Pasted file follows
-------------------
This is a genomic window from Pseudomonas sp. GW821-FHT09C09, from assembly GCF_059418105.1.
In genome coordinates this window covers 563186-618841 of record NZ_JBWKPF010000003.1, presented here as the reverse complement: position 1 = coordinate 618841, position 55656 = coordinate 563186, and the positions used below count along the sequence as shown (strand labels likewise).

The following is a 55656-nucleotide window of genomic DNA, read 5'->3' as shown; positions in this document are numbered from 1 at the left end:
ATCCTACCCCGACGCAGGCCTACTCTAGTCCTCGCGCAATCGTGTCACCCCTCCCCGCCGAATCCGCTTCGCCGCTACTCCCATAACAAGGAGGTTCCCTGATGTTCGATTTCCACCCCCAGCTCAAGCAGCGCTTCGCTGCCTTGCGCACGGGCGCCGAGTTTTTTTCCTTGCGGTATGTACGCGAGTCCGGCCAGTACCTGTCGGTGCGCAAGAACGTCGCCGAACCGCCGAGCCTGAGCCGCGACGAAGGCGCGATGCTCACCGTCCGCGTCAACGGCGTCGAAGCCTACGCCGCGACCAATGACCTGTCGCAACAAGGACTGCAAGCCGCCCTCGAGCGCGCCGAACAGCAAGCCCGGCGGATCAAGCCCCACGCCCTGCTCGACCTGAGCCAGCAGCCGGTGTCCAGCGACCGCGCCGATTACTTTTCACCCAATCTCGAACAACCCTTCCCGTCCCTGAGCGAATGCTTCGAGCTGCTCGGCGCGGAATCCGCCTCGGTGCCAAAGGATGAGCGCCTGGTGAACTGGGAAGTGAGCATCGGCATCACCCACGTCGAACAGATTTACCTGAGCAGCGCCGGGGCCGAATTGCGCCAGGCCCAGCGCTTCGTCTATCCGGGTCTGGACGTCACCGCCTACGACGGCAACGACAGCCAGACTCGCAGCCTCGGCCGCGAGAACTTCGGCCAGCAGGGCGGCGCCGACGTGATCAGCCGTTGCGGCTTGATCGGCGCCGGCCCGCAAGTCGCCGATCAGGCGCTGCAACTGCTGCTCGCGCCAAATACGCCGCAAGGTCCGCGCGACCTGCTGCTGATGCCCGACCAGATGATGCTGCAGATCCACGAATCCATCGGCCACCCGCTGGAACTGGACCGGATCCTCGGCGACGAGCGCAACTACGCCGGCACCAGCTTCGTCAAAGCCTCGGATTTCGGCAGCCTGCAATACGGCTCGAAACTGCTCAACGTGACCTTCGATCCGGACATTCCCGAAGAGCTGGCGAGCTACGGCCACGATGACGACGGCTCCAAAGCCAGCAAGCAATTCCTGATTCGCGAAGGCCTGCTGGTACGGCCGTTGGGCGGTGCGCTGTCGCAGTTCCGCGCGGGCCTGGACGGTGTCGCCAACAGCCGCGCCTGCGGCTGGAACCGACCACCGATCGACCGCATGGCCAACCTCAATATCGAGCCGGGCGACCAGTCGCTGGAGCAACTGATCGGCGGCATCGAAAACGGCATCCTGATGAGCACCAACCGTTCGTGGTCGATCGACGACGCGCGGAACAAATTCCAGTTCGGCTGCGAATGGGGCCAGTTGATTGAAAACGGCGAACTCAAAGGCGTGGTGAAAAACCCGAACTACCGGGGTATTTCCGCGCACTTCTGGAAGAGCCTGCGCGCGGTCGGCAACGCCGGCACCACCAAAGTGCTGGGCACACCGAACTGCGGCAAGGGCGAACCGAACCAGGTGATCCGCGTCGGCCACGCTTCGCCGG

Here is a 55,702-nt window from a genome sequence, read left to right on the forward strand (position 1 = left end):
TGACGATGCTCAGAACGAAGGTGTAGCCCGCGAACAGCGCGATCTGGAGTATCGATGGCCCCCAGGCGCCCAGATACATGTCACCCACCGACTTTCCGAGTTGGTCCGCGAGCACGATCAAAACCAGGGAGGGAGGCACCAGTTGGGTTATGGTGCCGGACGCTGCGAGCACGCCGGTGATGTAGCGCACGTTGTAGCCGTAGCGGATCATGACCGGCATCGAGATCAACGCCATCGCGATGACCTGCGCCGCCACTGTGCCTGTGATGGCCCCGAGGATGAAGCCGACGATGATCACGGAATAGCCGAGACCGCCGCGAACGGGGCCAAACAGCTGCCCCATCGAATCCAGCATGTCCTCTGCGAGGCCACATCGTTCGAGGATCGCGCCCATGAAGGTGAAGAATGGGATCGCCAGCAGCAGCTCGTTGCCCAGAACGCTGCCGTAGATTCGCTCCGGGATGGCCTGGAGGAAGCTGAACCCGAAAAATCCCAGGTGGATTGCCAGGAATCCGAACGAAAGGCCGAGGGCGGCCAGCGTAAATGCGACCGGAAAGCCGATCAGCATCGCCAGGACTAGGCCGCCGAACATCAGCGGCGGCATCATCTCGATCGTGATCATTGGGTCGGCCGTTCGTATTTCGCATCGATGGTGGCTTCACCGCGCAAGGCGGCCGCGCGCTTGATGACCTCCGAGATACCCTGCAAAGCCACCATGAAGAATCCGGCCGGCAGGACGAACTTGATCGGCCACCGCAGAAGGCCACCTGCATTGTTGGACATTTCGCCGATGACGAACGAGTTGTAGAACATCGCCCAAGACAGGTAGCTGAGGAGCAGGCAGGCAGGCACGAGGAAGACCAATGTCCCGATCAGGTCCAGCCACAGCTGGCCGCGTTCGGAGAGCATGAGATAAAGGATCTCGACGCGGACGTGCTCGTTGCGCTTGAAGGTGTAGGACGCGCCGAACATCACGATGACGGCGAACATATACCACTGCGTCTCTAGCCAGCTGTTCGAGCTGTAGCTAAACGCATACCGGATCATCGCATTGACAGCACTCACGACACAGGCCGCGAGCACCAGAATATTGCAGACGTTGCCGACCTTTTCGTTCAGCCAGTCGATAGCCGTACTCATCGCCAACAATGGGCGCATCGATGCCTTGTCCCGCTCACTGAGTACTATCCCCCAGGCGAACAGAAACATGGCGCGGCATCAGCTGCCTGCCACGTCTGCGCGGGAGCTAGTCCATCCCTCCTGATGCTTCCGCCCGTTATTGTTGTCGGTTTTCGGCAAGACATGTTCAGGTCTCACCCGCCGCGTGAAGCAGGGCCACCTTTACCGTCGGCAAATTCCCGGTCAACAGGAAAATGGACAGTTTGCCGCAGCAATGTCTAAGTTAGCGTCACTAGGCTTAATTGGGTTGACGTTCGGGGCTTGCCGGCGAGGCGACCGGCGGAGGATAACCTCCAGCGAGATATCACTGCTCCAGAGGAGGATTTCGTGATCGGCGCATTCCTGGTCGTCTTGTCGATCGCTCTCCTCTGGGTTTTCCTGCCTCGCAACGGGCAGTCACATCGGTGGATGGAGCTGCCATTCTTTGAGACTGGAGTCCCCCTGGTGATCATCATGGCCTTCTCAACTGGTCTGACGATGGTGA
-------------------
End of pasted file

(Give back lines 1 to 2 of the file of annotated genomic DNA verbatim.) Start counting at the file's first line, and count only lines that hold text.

This is a genomic window from Pseudomonas sp. GW821-FHT09C09, from assembly GCF_059418105.1.
In genome coordinates this window covers 563186-618841 of record NZ_JBWKPF010000003.1, presented here as the reverse complement: position 1 = coordinate 618841, position 55656 = coordinate 563186, and the positions used below count along the sequence as shown (strand labels likewise).